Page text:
— Hangers used on residential streets by residents, fitting 6 bicycles in one car parking space
Bicycle hangers which aim to provide secure bicycle parking to residents of inner city Dublin could just be “an excuse to sabotage car use”, according to Conor Faughnan, the director of consumer affairs of motoring group the AA.
He said: “And what concerns me is, are the people behind this actually taking up a parking space, almost in an act of spite?”
He made his comments — which mirrors his previous comments on the quays cycle route — on The Last Word with Matt Cooper on Today FM late last week.
The bike hangers are being trialled by Dublin City Council’s DCC Beta Projects, a project of the city architect’s office which is trying on-street projects ranging from street art to bicycle facilities. The project team has detailed the reasoning for the hangers on their blog — highlighting the lack of space in city centre residential areas.
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The project blog also highlight how little space the hangers take up compared to a car space, but they do not put taking up a car space as an aim or benefit of the hangers.
The DCC Beta Projects blog says: “…a car is probably parked on the residential street something like 50-95% of the time. With that assumption and factoring in that the above bike hangar only occupies about 50% of a car space, it’s likely that a bike hangar actually occupies the SAME or LESS street space than an average car. For simplicity of this trial, we’re going to consider it ‘using up’ the same amount of public street as a car.”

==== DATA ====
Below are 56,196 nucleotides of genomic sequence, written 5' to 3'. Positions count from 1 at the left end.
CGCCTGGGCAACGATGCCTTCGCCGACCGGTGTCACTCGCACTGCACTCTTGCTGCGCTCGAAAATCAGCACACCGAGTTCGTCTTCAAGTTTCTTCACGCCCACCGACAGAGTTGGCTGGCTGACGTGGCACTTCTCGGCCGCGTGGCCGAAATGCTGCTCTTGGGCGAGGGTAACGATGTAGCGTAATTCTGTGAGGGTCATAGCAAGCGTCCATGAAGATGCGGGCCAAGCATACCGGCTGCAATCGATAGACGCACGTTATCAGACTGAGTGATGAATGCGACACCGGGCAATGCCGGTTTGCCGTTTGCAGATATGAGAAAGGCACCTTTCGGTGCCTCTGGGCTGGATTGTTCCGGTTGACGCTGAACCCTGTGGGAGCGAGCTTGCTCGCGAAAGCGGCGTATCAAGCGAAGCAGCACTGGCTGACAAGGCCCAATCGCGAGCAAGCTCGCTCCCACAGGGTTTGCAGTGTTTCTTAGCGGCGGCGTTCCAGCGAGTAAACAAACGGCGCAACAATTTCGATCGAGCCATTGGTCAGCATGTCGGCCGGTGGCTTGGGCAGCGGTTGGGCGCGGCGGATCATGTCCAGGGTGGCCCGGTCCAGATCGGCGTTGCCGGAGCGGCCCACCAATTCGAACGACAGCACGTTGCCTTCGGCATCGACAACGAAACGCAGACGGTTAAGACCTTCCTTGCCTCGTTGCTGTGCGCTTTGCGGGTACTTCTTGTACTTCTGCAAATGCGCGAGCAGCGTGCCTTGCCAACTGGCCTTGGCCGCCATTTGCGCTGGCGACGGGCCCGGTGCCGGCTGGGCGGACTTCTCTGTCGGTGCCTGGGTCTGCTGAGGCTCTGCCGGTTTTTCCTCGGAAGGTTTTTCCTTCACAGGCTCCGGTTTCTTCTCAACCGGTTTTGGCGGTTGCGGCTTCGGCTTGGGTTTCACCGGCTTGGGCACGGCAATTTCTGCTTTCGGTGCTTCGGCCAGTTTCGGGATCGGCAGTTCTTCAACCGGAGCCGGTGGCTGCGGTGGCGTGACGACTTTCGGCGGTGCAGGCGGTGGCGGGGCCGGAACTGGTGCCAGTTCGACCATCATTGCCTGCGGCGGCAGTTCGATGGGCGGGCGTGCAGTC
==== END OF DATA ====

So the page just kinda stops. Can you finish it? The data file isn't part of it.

“The bike hangers are not a bad idea… but why take a parking space? And what concerns me is, are the people behind this actually taking up a parking space, almost in an act of spite? As if that was a virtue in itself. Or are they actually looking to provide for cyclists?,” Faughnan said on Today FM.
He said: “Over 12% of AA members call themselves regular cyclists as well, and I am one of those. Everybody is in favour of improving cycling facilities, I don’t know a single person who is against it. But I’d just quiry why we are looking to displace cars, unless we think that is a virtue in itself?”
On the same show, Shane Foran of the Galway Cycling Campaign said: “If we are going to expect people to cycle to work, they have to have somewhere to park their bike. People have invested a lot of money in the bike to work scheme with the help of the taxpayer. At the same time we have had building practices where we were building a lot of high density accommodation in our towns and cities where quite often the storage facilities were simply not available. And we also have issues with people living in terrace houses.”
Faughnan said that the Bike to Work scheme and the public bicycle share systems in Irish cities have been positive, but he added: “If it’s a constructive measure designed to improve cycling facilities, then fantastic… But what I’d council against — and we’ve seen this in Dublin a lot — is do not use cycling facilities as an excuse to sabotage car use. Look to provide for its own sake and in its own right. So, I say bike hangers, absolutely. Loads of space for them everywhere, but it’s not necessary to displace a car space in order to do it.”